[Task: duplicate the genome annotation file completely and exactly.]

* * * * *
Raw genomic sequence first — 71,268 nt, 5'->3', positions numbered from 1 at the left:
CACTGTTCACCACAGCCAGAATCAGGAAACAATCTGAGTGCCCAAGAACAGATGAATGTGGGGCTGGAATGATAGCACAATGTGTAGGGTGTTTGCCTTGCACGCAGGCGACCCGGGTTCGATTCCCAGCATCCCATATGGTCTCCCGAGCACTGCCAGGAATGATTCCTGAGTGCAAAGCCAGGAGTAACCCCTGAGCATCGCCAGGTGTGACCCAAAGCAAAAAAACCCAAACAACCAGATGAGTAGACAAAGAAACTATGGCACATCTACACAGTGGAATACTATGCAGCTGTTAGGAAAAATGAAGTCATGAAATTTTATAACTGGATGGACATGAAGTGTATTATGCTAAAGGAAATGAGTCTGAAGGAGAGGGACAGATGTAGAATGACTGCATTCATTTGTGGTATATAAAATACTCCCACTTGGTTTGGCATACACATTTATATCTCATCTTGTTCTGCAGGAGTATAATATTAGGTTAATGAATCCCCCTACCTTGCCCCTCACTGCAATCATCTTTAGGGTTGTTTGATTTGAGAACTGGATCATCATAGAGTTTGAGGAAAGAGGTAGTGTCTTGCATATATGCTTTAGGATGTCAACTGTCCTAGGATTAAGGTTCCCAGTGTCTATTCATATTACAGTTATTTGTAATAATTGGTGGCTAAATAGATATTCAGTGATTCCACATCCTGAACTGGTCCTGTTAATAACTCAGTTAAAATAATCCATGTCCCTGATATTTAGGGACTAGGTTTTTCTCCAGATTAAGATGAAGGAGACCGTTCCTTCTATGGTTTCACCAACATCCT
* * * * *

Raw genomic sequence first — 71,268 nt, 5'->3', positions numbered from 1 at the left:
CACTGTTCACCACAGCCAGAATCAGGAAACAATCTGAGTGCCCAAGAACAGATGAATGTGGGGCTGGAATGATAGCACAATGTGTAGGGTGTTTGCCTTGCACGCAGGCGACCCGGGTTCGATTCCCAGCATCCCATATGGTCTCCCGAGCACTGCCAGGAATGATTCCTGAGTGCAAAGCCAGGAGTAACCCCTGAGCATCGCCAGGTGTGACCCAAAGCAAAAAAACCCAAACAACCAGATGAGTAGACAAAGAAACTATGGCACATCTACACAGTGGAATACTATGCAGCTGTTAGGAAAAATGAAGTCATGAAATTTTATAACTGGATGGACATGAAGTGTATTATGCTAAAGGAAATGAGTCTGAAGGAGAGGGACAGATGTAGAATGACTGCATTCATTTGTGGTATATAAAATACTCCCACTTGGTTTGGCATACACATTTATATCTCATCTTGTTCTGCAGGAGTATAATATTAGGTTAATGAATCCCCCTACCTTGCCCCTCACTGCAATCATCTTTAGGGTTGTTTGATTTGAGAACTGGATCATCATAGAGTTTGAGGAAAGAGGTAGTGTCTTGCATATATGCTTTAGGATGTCAACTGTCCTAGGATTAAGGTTCCCAGTGTCTATTCATATTACAGTTATTTGTAATAATTGGTGGCTAAATAGATATTCAGTGATTCCACATCCTGAACTGGTCCTGTTAATAACTCAGTTAAAATAATCCATGTCCCTGATATTTAGGGACTAGGTTTTTCTCCAGATTAAGATGAAGGAGACCGTTCCTTCTATGGTTTCACCAACATCCT